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Veal Paillards with Mushroom Sauce

Paillards? That lovely little term just means flattened meat. Paillards, therefore also means a fast and furious dinner preparation. And that means that if you are goofing around trying to take photos of every little step, you are going to overcook your veal.

So, before you even think of turning on your stovetop, set out all of the ingredients and chop your shallots and mushrooms.  This is a huge return on a small investment of time.

Credit? All hail Martha. This comes from the same group of recipes from which I got the recipe for this (also very quick) Lemon Chicken.

A word on the sherry. This recipe calls for several  tablespoons of sherry. I know less than nothing about sherry and I used the years old bottle of “Nana’s Sherry” that has been in my cabinet for 10 years. Nana left us in ’06, I think, and the bottle hasn’t been opened since. So don’t laugh at me if it is garbage. The sauce tasted fantastic. I’m not about to go buy a bottle of sherry for 3 Tablespoons in a recipe. If you don’t have sherry and you don’t want to buy any, I’m sure a little white wine or a bit more chicken broth would work equally well.  And, the original recipe states that you can use Marsala or lemon juice, instead.  I have modified this recipe for 2 servings. Essentially, Martha’s recipe calls for these proportions of everything except she uses 4 pieces of veal. I wanted more mushrooms and sauce per serving of veal, so I kept all of the other ingredients the same but was only cooking for 2. So if you are cooking for 4, you get to decide whether to double the sauce or leave it as it is written here.

Preparation:
2 veal paillards
1 Tablespoon extra virgin olive oil
3 Tablespoons butter, divided use
2 Tablespoons finely chopped shallot
2 cups sliced mushrooms
3 Tablespoons sherry
2 tablespoons grainy mustard
¾ cup low sodium chicken broth

If there are uneven spots on your veal filets, pound the pieces with a meat mallet until they are even. You can put the meat between 2 sheets of plastic wrap to make this a cleaner process.

In a regular saucepan (not non-stick), melt one Tablespoon of butter with 1 Tablespoon of olive oil. Season the veal with salt and pepper on both sides. Add the veal to the pan and cook it for approximately 2 minutes on the first side, or until golden. Turn it and cook it for a mere 30 seconds on the other side. Remove the veal to a plate and tent the plate with foil.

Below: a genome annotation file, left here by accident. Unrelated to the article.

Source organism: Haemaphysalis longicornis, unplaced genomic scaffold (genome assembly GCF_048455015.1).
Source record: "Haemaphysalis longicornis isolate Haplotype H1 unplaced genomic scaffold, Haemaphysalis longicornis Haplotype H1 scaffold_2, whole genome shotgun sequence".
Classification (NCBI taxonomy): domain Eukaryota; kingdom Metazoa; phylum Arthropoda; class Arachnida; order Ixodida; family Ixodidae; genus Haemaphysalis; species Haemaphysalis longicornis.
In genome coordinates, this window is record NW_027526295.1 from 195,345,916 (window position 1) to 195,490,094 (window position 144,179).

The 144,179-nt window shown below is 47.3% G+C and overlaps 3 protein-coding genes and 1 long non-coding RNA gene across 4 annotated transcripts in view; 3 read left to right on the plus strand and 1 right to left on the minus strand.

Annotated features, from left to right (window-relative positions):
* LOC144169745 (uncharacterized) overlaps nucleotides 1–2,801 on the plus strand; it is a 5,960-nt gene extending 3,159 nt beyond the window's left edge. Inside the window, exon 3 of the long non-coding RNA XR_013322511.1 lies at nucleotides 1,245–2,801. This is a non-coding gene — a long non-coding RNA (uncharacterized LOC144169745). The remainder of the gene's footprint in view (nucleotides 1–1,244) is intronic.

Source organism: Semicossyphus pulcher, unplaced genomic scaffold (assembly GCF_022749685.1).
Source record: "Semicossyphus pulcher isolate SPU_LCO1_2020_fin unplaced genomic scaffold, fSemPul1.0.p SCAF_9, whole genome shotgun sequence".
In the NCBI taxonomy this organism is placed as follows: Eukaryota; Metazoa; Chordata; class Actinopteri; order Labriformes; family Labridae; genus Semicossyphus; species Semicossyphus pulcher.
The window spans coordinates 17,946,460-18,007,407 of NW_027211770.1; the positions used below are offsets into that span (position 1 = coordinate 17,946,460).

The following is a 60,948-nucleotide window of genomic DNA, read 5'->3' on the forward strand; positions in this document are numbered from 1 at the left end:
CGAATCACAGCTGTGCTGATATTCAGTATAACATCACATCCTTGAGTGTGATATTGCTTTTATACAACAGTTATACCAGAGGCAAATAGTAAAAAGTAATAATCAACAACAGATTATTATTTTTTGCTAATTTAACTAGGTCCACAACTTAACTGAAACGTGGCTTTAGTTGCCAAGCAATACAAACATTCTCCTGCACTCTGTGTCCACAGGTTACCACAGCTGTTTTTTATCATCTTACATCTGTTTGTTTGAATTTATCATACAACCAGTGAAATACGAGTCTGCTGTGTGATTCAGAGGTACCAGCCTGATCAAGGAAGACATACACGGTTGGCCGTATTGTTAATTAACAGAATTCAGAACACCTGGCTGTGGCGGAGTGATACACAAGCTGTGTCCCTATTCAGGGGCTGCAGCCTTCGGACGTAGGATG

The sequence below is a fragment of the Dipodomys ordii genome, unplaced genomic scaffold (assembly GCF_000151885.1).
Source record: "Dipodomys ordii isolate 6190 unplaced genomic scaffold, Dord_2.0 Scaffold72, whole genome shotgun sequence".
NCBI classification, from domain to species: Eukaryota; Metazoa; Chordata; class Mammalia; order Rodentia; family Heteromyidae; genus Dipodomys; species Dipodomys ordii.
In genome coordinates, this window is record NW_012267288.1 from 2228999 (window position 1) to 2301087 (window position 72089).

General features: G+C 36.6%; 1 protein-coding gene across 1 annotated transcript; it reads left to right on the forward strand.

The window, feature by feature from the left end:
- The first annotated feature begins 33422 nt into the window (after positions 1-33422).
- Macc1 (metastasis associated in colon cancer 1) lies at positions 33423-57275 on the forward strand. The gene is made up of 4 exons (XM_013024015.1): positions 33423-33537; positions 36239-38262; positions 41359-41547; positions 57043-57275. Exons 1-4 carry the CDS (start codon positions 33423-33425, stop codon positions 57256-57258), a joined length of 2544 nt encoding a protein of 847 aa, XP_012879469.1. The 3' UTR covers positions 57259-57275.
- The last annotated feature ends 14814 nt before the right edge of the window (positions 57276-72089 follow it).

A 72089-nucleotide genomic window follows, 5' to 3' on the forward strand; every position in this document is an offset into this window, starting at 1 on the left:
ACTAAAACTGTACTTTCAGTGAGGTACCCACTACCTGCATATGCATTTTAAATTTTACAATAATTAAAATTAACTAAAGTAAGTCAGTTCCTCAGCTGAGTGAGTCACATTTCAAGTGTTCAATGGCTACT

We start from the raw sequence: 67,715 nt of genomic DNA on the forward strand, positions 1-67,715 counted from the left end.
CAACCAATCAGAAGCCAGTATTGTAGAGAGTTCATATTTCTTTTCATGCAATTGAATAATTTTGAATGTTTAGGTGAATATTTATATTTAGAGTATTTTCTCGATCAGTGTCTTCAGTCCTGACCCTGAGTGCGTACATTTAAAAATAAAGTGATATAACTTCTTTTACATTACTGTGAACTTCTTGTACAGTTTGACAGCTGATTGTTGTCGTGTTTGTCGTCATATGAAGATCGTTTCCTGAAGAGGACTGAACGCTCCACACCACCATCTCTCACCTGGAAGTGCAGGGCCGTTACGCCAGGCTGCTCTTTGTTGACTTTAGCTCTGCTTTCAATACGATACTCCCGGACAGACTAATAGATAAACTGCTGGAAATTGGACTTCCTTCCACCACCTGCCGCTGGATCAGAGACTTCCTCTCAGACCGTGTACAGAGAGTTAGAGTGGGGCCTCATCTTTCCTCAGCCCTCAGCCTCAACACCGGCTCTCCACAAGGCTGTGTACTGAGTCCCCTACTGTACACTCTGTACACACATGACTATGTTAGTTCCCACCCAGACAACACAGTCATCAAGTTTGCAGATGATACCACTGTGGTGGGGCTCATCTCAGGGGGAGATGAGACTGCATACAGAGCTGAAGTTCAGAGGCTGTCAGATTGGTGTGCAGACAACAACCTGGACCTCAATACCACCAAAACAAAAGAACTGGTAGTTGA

In the saucepan, add another tablespoon of butter. Add the minced shallot and the mushrooms and cook over medium heat for 2 minutes. Add the sherry and the mustard and deglaze the pan. Add the chicken stock and any accumulated pan juices and simmer the sauce until it reduces by half. Remove the sauce from the heat and stir in the remaining Tablespoon of butter.

Sprinkle a Tablespoon or so of fresh or dried chives over the sauce. Spoon the mushrooms and sauce over the veal and serve.

Wasn’t that fast? I love those recipes. Thank you, Martha Stewart & People.

I was about to just type “thank you Martha,” but then it occurred to me that she has probably hundreds of exceptionally skilled people, be they cooks, artists, crafters, photographers, editors or landscapers, helping to develop her beautiful content. That is why I said Martha Stewart & People…in case some cook named Annette is sitting out there saying to herself, “Damn it, that was my recipe.”

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9 comments to Veal Paillards with Mushroom Sauce

  • Kelly

    I think that sounds pretty wonderful, actually. Let us know if you try it.

  • Kathy

    How about turkey cutlets. Think the flavor would work?

  • just saw this on foodgawker and have to try it! looks amazing! i might even try the mushroom sauce on chicken!

  • Kelly

    I don’t eat a lot of veal. Every once in a while, I’ll pick some up. But I think the sauce would be fantastic with pork chicken. And, it is so incredibly simple. I think I could have eaten a big bowl of just the sauce very happily!

  • I’m not a big veal fan, but that mushroom sauce looks amazing! I can’t wait to try it.

  • Richelle sons

    Can’t wait to try this! Yum!

  • Kelly

    Susan, I think I’m going to try pork next time too. I think filets of tenderloin pounded very thin would be a great substitute. It is less expensive, certainly. Let me know how it works for you.

  • Susan Marie

    This does sound good, and I’m always looking for something new to try that doesn’t involve cooking for 4 or more! I’m pretty sure there’s some sherry lurking in the back of the liquor shelf in my pantry. Veal is hard to come by since I live out in the boonies, but I think boneless pork cutlets that have been pounded would work very well.

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